I haven’t written a thing for 3 weeks, because I’ve been on honeymoon! I have just gone through one of the key human rituals, marking a change of life and of status – I got married – and I haven’t had the time to think let alone write! This is mainly because of all the other rituals that have grown up around this key ritual, not because of the wedding itself. For instance, there is the ritual of taking your mum to see the dress, the ritual of indulging in time-consuming beauty treatments, the ritual of the hen night, the day itself (which nowadays seems to be a lot more about the party than the ceremony) and finally the ritual of taking a honeymoon.
Don’t get me wrong – I thoroughly enjoyed getting married and all the little rituals that contributed to the build up. For instance, I had a brilliant hen night – although I kept being aware of the phallic symbolism and my mind kept wandering to the reason for all that symbolism and ritual such as the good natured humiliation of both myself on my hen night and my groom on his stag night, (that’s what writing this blog has done to me!) But for me the ceremony and, yes, the party were the key things. I could have been just as happy without a hen night and without a honeymoon. It was having all my friends and family together to witness our committment before God that really made me grin like a lunatic all day.
It might seem like stretching a point to call all these things rituals but I feel that these newly constructed “must-do” activities have all built to add importance and significance to the central ritual itself – the marriage in the church or registry office – because in our culture apparently simply standing in front of your partner and promising to stay together for the rest of your lives before God, your family, their family and all your friends just isn’t significant enough any more.
Modern society associates cost and extravagance with value. To be worth something, an event or object has to cost a lot and has to be extravagant – hence expenditure on uncessary stuff and lots of it BECAUSE IT’S YOUR WEDDING DAY (cue girlie screaming).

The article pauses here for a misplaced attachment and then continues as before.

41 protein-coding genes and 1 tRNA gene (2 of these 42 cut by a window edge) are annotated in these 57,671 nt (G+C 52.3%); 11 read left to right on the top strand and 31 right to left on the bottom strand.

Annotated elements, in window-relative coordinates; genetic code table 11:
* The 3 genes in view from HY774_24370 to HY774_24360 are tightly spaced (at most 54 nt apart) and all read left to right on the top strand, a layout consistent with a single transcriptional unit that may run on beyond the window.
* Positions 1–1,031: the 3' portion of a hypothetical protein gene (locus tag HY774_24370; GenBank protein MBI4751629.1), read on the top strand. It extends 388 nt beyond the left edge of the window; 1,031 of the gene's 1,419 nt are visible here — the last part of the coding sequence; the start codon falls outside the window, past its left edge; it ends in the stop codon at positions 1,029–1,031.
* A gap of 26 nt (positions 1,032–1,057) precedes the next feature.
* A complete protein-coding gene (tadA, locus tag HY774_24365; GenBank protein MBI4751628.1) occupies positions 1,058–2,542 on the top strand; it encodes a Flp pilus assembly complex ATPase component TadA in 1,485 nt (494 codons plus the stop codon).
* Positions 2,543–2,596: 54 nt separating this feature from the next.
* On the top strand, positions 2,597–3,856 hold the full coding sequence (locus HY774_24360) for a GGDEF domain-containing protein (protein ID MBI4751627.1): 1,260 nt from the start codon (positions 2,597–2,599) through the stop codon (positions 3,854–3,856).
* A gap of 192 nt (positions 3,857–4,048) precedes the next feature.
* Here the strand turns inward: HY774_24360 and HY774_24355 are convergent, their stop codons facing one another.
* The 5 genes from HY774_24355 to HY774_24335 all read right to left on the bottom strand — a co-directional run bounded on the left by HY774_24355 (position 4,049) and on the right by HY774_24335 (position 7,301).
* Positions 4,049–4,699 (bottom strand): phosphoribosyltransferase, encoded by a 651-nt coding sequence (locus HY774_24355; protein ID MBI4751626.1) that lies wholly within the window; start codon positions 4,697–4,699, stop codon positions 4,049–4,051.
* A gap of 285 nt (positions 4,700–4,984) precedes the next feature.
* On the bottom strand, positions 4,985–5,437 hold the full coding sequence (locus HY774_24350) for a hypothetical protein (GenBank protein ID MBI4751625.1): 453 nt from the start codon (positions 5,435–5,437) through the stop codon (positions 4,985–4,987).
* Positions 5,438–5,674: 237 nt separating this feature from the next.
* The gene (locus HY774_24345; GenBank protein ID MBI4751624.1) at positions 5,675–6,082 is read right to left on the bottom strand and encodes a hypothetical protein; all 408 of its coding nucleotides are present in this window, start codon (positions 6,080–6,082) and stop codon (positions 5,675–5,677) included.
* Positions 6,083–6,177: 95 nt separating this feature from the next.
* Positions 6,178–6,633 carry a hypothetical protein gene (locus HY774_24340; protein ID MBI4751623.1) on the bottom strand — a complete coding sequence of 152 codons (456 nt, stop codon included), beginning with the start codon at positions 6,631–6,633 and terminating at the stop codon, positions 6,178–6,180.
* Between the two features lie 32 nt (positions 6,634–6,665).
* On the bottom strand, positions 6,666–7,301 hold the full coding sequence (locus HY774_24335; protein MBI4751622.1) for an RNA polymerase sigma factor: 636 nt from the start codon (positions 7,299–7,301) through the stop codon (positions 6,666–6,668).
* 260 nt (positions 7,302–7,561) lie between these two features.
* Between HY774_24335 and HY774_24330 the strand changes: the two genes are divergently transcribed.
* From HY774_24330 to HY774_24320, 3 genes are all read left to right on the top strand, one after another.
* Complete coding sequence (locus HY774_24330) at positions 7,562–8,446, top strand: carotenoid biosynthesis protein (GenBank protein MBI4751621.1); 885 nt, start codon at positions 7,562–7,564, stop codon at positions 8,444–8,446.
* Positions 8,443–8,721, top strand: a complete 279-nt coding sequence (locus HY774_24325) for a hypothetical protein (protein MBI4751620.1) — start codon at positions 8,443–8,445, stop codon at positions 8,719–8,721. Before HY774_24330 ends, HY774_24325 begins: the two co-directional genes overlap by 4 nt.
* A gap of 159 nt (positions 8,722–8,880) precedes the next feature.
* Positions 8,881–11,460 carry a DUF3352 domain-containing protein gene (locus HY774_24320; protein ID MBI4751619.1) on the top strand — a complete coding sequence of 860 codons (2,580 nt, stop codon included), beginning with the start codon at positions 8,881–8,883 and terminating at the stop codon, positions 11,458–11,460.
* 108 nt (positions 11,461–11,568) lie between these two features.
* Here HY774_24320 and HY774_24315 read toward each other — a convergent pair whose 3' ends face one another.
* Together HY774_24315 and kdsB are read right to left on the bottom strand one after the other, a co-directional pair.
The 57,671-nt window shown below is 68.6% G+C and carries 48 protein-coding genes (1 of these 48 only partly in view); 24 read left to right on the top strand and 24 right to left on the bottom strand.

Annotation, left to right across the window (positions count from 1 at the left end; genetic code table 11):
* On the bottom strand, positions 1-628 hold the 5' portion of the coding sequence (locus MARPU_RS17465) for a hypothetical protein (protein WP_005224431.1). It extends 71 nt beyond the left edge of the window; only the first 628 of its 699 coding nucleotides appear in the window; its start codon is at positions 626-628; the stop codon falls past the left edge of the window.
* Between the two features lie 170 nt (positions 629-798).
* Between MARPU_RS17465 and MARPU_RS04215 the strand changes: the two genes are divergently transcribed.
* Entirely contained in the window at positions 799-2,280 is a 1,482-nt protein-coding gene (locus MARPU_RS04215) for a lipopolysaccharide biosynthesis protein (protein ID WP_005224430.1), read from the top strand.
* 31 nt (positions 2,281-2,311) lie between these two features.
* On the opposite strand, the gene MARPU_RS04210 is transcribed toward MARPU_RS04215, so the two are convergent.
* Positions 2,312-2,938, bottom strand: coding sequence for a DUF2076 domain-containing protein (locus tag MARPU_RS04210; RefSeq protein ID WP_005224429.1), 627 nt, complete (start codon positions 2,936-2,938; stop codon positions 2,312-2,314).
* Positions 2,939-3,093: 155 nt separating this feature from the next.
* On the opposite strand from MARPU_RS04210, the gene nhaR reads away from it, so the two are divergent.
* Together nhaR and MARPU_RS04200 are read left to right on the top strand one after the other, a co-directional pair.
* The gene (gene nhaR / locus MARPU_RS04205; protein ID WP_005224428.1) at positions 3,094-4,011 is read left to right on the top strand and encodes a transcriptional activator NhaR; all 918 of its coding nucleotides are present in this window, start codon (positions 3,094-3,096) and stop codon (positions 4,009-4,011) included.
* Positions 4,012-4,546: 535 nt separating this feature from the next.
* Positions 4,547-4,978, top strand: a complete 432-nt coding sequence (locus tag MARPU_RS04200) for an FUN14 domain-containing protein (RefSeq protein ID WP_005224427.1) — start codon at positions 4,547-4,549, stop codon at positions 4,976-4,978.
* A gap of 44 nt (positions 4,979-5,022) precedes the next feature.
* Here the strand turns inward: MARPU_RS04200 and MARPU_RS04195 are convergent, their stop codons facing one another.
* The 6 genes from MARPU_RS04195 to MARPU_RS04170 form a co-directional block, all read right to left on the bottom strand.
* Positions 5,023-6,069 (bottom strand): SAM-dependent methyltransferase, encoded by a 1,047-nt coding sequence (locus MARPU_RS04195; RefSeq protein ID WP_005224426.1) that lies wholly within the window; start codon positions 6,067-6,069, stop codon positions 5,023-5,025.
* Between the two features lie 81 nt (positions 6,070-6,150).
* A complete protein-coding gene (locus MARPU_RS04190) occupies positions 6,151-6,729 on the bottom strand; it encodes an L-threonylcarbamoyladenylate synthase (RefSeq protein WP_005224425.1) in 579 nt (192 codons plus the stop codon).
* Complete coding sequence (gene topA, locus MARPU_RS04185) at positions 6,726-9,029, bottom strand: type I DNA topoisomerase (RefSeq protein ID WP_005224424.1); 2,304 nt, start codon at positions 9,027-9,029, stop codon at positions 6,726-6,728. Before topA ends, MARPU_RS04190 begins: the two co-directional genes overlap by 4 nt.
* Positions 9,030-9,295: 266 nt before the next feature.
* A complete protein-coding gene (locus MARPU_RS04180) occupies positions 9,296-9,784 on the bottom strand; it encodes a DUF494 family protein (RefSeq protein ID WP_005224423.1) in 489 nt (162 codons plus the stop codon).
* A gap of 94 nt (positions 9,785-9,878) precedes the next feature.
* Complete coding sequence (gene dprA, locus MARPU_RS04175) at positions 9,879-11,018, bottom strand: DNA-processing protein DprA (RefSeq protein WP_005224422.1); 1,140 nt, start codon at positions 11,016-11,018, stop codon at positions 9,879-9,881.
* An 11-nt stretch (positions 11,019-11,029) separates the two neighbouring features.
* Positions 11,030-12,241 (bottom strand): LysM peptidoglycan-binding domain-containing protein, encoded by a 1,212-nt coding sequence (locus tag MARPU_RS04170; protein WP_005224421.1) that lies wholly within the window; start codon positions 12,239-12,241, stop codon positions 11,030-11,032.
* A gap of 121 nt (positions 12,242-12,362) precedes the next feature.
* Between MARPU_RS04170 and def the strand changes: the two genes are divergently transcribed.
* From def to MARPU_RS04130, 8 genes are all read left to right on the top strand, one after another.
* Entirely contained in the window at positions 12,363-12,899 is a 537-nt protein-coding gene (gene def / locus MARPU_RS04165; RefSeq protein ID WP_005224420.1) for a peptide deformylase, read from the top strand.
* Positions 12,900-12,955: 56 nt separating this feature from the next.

So is it surprising that a substantial part of getting married involves spending vast sums of money? I don’t mean the outlays that would always be required when setting up a big event – drink, food, invitations etc – I mean all the other stuff. For instance, designer shoes (no one is going to see them), a special perfume for the day, special socks for the groom and party, just married flip-flops (I kid you not), designer jewellery, and favours for the tables (Why? Can you remember any favours from any of the weddings you have been to?…)
Our affluent culture expresses itself through expenditure and parched of the normal ritualistic experience of the rest of the world – their religious or social observances – it has to bump up the gravitas of the rituals it still holds on to, such as weddings, through attributing them as much “value” as it can afford by splashing out ridiculous sums of money on them.
Let’s be clear – my wedding cost about the same amount as an average wedding, so it was a lot of money! And I don’t regret any of that expense, but I could easily have spent twice as much and at times I felt under pressure to do so despite the fact that I wouldn’t have been able to afford it. I just think it’s sad that society feels sometimes that our simple vows are so irrelevant that they will only be important if made on a sunny day in the perfect dress, perfume and designer clothes.
*Yes that is me and my husband in the picture.